Fireworks! Parades! Barbecues! Flag-waving! It’s our nation’s birthday, and celebrating the Fourth of July with any of the above is as American as apple pie. But is our beloved classic dessert really American, I wonder?
There were no apples in the New World until the early European explorers brought the seeds
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My story in this week's Canadian Jewish News celebrates Shavuot with three delicious recipes: SAVOURY GOAT CHEESE STRUDEL, CHEESE BLINTZES, and SEPHARDIC
Canadian Jewish News
June 6, 2008
by Judy Bart Kancigor
If Pesach signals the emergence of spring, with Shavuot the season bursts forth in a riot of color and luscious flavors.
“The Midrash tells us that although Mount Sinai is in the desert,” writes Susie Fishbein, author of the wildly popular "Kosher by Design" cookbooks, “it suddenly bloomed with fragrant flowers and grasses on the morning that the Torah was given to the Jewish people. The custom of decorating our homes and synagogues with leafy branches and flowers is based on this miracle.”
My column on OU's website ezine Shabbat Shalom is a tribute to my wonderful mom - hard to believe she's 90! - and contains recipes for her unbelievable chicken soup, my Shiitake Mushroom Matzoh Balls and her Killer Brisket with Tsimmes. It begins this way:
My mother’s name is Lillian, but everyone calls her Honey. When I was expecting her first grandchild, Mom wanted to be called “Grandma Honey.” Mom had high hopes. My children called her “Honey” and it stuck. Even their friends think that that’s her name.
Canadian Jewish News, May 2, 2008
Manischewitz National Cookoff winner announced
by Judy Bart Kancigor
My Grandma Ruchel was very religious. When I was a child, I would watch her pray facing the cabinet where she kept the Tam Tams – those addictive, “bet you can’t eat one” crackers from Manischewitz – swaying back and forth as her arthritic fingers turned the pages of her prayer book. I had no idea she was facing east. I thought Tam Tam crackers were holy!
So it was with amusement Read the whole story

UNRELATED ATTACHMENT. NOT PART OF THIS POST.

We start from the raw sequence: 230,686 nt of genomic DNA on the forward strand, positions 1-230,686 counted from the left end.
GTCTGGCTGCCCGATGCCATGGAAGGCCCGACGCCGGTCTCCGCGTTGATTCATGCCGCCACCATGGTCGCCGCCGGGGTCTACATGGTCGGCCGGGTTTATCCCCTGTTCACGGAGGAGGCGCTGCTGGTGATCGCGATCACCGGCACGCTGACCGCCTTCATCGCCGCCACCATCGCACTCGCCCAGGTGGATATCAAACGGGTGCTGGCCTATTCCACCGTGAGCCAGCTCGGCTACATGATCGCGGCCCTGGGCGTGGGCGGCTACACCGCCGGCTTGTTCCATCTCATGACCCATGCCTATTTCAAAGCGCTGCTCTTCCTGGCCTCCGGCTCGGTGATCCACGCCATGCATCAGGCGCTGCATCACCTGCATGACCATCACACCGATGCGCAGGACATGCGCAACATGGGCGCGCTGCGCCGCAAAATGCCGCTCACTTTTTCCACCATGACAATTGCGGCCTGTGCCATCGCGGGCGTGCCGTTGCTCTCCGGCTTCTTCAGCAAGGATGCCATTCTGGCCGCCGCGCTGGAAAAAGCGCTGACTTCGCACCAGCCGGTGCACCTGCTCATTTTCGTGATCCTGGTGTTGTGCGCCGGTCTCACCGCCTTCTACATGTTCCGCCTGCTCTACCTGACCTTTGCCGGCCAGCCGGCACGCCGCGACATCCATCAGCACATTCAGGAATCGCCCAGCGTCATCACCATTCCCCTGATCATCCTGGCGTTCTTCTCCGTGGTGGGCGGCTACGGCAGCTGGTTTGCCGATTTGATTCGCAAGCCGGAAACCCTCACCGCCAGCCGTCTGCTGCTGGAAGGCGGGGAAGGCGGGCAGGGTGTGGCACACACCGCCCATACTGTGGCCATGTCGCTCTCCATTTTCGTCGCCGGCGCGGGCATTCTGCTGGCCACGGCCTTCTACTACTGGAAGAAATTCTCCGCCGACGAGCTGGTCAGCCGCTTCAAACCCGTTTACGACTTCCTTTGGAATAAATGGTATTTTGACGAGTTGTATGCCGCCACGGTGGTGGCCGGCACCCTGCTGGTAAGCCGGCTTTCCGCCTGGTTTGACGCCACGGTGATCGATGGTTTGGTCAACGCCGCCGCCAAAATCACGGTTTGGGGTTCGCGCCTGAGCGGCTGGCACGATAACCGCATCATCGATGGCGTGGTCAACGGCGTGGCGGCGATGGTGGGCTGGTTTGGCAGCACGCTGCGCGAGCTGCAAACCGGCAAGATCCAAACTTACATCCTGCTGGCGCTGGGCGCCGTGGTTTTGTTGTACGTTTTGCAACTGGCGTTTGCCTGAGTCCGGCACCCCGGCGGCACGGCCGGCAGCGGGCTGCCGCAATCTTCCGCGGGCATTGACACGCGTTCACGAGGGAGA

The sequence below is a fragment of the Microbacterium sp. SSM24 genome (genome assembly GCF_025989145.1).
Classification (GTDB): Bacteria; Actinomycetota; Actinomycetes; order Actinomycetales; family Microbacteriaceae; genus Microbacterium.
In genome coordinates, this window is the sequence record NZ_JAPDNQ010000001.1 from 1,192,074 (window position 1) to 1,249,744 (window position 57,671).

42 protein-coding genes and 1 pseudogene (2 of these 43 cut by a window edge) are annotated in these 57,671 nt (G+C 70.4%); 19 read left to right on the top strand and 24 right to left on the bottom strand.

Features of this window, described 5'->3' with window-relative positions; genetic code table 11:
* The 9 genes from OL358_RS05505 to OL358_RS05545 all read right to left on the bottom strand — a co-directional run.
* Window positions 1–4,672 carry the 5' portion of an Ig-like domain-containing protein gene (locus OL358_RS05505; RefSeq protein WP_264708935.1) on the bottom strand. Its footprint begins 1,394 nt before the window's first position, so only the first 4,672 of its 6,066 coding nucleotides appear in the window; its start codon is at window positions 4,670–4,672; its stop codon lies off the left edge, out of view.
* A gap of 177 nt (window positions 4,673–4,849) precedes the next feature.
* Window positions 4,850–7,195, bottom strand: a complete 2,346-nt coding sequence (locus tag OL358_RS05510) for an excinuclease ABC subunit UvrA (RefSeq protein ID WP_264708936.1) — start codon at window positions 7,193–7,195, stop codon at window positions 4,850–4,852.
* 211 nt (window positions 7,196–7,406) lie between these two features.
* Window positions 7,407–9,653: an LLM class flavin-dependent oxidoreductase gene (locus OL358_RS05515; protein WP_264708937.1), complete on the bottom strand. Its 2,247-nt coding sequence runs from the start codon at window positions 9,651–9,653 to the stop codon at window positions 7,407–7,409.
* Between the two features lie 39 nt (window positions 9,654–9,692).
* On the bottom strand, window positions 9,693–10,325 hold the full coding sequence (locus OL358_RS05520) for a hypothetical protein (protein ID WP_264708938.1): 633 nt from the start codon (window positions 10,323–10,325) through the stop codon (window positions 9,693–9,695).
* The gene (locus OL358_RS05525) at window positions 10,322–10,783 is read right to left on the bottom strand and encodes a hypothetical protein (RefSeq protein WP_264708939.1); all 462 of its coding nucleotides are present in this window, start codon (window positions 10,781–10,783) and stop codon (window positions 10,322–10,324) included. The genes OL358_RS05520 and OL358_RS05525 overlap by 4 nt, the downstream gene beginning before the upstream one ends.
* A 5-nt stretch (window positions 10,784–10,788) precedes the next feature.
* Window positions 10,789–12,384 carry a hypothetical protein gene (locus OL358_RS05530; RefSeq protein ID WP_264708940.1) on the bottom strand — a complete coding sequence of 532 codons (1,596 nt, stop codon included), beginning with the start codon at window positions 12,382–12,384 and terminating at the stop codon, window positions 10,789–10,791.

A delicious Passover recipe from "Cooking Jewish" on Lifetime TV's website. Get the recipe.
Haroset is a fruit and nut mixture that reminds us of the mortar our forefathers used when they were slaves in Egypt. Jews all over the world make it with whatever is local. For Jews of Eastern European extraction, that means walnuts and apples, a little sweet wine, and I add cinnamon and honey. But whatever you do toast the nuts!
For an unusual presentation, try my Yemenite Haroset Truffles from my cookbook, COOKING JEWISH. They are so sweet, spicy, and festive, they really belong on the dessert table, but I like to serve them during the Seder, where they won’t get lost amidst that ostentatious display of sponge cakes, tortes, cookies, and pastries. (Ah yes, poor us. No bread for a week. Thus we remember the sufferings of our ancestors!) Recently I made these truffles on FOX TV in Atlanta. To view the podcast click here.
And now here's the recipe:
Passover's coming - we like the traditional with just enough new stuff to keep it interesting. Try Shiitake Mushroom Matzoh Balls for a new twist on an old favorite.
Both my daughters-in-law never liked matzoh balls until I came up with this one. I doctored up plain old matzoh ball mix – and a fine product it is! – with shiitake mushrooms and scallions for a shtetl favorite with an Asian twist. (Not surprising. Jews have had a long love affair with Chinese food!) Go ahead and double or even triple the recipe (and you may have to!), but be careful not to crowd the pot when you are cooking them. For the recipe click here.